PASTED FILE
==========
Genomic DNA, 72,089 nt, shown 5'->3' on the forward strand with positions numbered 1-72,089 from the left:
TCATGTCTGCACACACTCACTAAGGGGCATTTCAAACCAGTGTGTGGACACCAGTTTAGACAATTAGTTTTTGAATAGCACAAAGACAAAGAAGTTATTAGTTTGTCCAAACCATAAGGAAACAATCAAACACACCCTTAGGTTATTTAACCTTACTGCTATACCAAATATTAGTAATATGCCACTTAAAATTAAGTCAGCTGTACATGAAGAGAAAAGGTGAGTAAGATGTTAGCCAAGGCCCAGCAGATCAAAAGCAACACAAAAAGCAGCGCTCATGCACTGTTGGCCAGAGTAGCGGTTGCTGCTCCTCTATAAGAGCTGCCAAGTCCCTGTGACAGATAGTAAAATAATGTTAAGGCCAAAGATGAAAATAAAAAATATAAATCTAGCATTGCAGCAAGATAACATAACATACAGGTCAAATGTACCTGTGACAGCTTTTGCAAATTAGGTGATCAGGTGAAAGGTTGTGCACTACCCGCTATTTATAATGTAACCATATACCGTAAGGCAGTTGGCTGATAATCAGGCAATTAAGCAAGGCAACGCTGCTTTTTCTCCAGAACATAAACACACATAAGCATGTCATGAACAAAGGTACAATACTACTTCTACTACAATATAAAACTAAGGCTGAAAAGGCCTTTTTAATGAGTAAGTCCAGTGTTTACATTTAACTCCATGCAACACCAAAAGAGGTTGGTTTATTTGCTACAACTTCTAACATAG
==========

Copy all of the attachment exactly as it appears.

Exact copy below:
Genomic DNA, 72,089 nt, shown 5'->3' on the forward strand with positions numbered 1-72,089 from the left:
TCATGTCTGCACACACTCACTAAGGGGCATTTCAAACCAGTGTGTGGACACCAGTTTAGACAATTAGTTTTTGAATAGCACAAAGACAAAGAAGTTATTAGTTTGTCCAAACCATAAGGAAACAATCAAACACACCCTTAGGTTATTTAACCTTACTGCTATACCAAATATTAGTAATATGCCACTTAAAATTAAGTCAGCTGTACATGAAGAGAAAAGGTGAGTAAGATGTTAGCCAAGGCCCAGCAGATCAAAAGCAACACAAAAAGCAGCGCTCATGCACTGTTGGCCAGAGTAGCGGTTGCTGCTCCTCTATAAGAGCTGCCAAGTCCCTGTGACAGATAGTAAAATAATGTTAAGGCCAAAGATGAAAATAAAAAATATAAATCTAGCATTGCAGCAAGATAACATAACATACAGGTCAAATGTACCTGTGACAGCTTTTGCAAATTAGGTGATCAGGTGAAAGGTTGTGCACTACCCGCTATTTATAATGTAACCATATACCGTAAGGCAGTTGGCTGATAATCAGGCAATTAAGCAAGGCAACGCTGCTTTTTCTCCAGAACATAAACACACATAAGCATGTCATGAACAAAGGTACAATACTACTTCTACTACAATATAAAACTAAGGCTGAAAAGGCCTTTTTAATGAGTAAGTCCAGTGTTTACATTTAACTCCATGCAACACCAAAAGAGGTTGGTTTATTTGCTACAACTTCTAACATAG